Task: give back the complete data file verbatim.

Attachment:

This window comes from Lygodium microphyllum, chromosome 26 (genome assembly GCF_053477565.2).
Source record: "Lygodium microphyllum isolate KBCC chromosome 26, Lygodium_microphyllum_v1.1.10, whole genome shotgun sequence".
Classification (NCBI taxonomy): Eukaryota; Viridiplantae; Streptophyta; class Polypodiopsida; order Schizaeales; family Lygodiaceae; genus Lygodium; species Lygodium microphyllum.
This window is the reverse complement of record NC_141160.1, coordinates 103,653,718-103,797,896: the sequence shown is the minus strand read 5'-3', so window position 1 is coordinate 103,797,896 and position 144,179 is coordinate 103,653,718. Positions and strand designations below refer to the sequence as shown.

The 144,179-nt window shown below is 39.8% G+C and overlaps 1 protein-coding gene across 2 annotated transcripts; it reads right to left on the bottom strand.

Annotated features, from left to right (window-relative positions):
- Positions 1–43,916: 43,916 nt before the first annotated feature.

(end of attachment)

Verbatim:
This window comes from Lygodium microphyllum, chromosome 26 (genome assembly GCF_053477565.2).
Source record: "Lygodium microphyllum isolate KBCC chromosome 26, Lygodium_microphyllum_v1.1.10, whole genome shotgun sequence".
Classification (NCBI taxonomy): Eukaryota; Viridiplantae; Streptophyta; class Polypodiopsida; order Schizaeales; family Lygodiaceae; genus Lygodium; species Lygodium microphyllum.
This window is the reverse complement of record NC_141160.1, coordinates 103,653,718-103,797,896: the sequence shown is the minus strand read 5'-3', so window position 1 is coordinate 103,797,896 and position 144,179 is coordinate 103,653,718. Positions and strand designations below refer to the sequence as shown.

The 144,179-nt window shown below is 39.8% G+C and overlaps 1 protein-coding gene across 2 annotated transcripts; it reads right to left on the bottom strand.

Annotated features, from left to right (window-relative positions):
- Positions 1–43,916: 43,916 nt before the first annotated feature.